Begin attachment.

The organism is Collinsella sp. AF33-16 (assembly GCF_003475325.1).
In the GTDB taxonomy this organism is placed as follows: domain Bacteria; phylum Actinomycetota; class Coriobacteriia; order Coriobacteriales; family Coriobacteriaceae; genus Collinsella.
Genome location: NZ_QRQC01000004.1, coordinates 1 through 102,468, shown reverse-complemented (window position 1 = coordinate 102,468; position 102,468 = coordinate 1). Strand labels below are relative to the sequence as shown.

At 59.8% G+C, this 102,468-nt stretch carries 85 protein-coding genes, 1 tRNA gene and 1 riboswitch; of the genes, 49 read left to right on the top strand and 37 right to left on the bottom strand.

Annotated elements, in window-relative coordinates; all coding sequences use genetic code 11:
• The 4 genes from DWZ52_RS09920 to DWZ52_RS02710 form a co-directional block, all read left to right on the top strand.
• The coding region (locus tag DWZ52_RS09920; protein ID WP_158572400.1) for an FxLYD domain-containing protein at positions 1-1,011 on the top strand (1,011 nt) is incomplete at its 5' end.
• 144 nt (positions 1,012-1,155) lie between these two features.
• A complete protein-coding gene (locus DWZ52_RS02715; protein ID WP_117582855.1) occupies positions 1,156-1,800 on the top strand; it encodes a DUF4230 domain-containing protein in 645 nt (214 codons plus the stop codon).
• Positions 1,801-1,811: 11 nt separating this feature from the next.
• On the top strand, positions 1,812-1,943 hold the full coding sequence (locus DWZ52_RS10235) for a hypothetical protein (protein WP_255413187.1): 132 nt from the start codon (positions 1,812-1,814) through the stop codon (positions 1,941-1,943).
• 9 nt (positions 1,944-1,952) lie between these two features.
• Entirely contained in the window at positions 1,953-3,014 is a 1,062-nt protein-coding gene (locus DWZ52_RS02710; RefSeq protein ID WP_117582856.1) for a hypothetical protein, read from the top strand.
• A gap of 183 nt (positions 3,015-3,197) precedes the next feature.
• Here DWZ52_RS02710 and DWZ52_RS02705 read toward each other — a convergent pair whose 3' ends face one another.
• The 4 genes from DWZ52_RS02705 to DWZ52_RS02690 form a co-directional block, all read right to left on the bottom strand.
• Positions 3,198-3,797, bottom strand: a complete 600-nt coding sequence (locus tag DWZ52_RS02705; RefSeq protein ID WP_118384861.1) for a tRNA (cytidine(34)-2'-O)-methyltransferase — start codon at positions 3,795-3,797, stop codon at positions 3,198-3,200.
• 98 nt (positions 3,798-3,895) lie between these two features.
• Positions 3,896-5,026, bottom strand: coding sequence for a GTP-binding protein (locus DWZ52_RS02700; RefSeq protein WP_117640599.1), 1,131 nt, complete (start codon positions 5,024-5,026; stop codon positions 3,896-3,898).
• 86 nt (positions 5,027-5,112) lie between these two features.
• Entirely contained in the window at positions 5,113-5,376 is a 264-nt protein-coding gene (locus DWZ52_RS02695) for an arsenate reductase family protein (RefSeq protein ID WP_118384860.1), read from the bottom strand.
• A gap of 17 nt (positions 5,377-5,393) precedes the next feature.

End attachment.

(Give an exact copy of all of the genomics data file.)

The organism is Collinsella sp. AF33-16 (assembly GCF_003475325.1).
In the GTDB taxonomy this organism is placed as follows: domain Bacteria; phylum Actinomycetota; class Coriobacteriia; order Coriobacteriales; family Coriobacteriaceae; genus Collinsella.
Genome location: NZ_QRQC01000004.1, coordinates 1 through 102,468, shown reverse-complemented (window position 1 = coordinate 102,468; position 102,468 = coordinate 1). Strand labels below are relative to the sequence as shown.

At 59.8% G+C, this 102,468-nt stretch carries 85 protein-coding genes, 1 tRNA gene and 1 riboswitch; of the genes, 49 read left to right on the top strand and 37 right to left on the bottom strand.

Annotated elements, in window-relative coordinates; all coding sequences use genetic code 11:
• The 4 genes from DWZ52_RS09920 to DWZ52_RS02710 form a co-directional block, all read left to right on the top strand.
• The coding region (locus tag DWZ52_RS09920; protein ID WP_158572400.1) for an FxLYD domain-containing protein at positions 1-1,011 on the top strand (1,011 nt) is incomplete at its 5' end.
• 144 nt (positions 1,012-1,155) lie between these two features.
• A complete protein-coding gene (locus DWZ52_RS02715; protein ID WP_117582855.1) occupies positions 1,156-1,800 on the top strand; it encodes a DUF4230 domain-containing protein in 645 nt (214 codons plus the stop codon).
• Positions 1,801-1,811: 11 nt separating this feature from the next.
• On the top strand, positions 1,812-1,943 hold the full coding sequence (locus DWZ52_RS10235) for a hypothetical protein (protein WP_255413187.1): 132 nt from the start codon (positions 1,812-1,814) through the stop codon (positions 1,941-1,943).
• 9 nt (positions 1,944-1,952) lie between these two features.
• Entirely contained in the window at positions 1,953-3,014 is a 1,062-nt protein-coding gene (locus DWZ52_RS02710; RefSeq protein ID WP_117582856.1) for a hypothetical protein, read from the top strand.
• A gap of 183 nt (positions 3,015-3,197) precedes the next feature.
• Here DWZ52_RS02710 and DWZ52_RS02705 read toward each other — a convergent pair whose 3' ends face one another.
• The 4 genes from DWZ52_RS02705 to DWZ52_RS02690 form a co-directional block, all read right to left on the bottom strand.
• Positions 3,198-3,797, bottom strand: a complete 600-nt coding sequence (locus tag DWZ52_RS02705; RefSeq protein ID WP_118384861.1) for a tRNA (cytidine(34)-2'-O)-methyltransferase — start codon at positions 3,795-3,797, stop codon at positions 3,198-3,200.
• 98 nt (positions 3,798-3,895) lie between these two features.
• Positions 3,896-5,026, bottom strand: coding sequence for a GTP-binding protein (locus DWZ52_RS02700; RefSeq protein WP_117640599.1), 1,131 nt, complete (start codon positions 5,024-5,026; stop codon positions 3,896-3,898).
• 86 nt (positions 5,027-5,112) lie between these two features.
• Entirely contained in the window at positions 5,113-5,376 is a 264-nt protein-coding gene (locus DWZ52_RS02695) for an arsenate reductase family protein (RefSeq protein ID WP_118384860.1), read from the bottom strand.
• A gap of 17 nt (positions 5,377-5,393) precedes the next feature.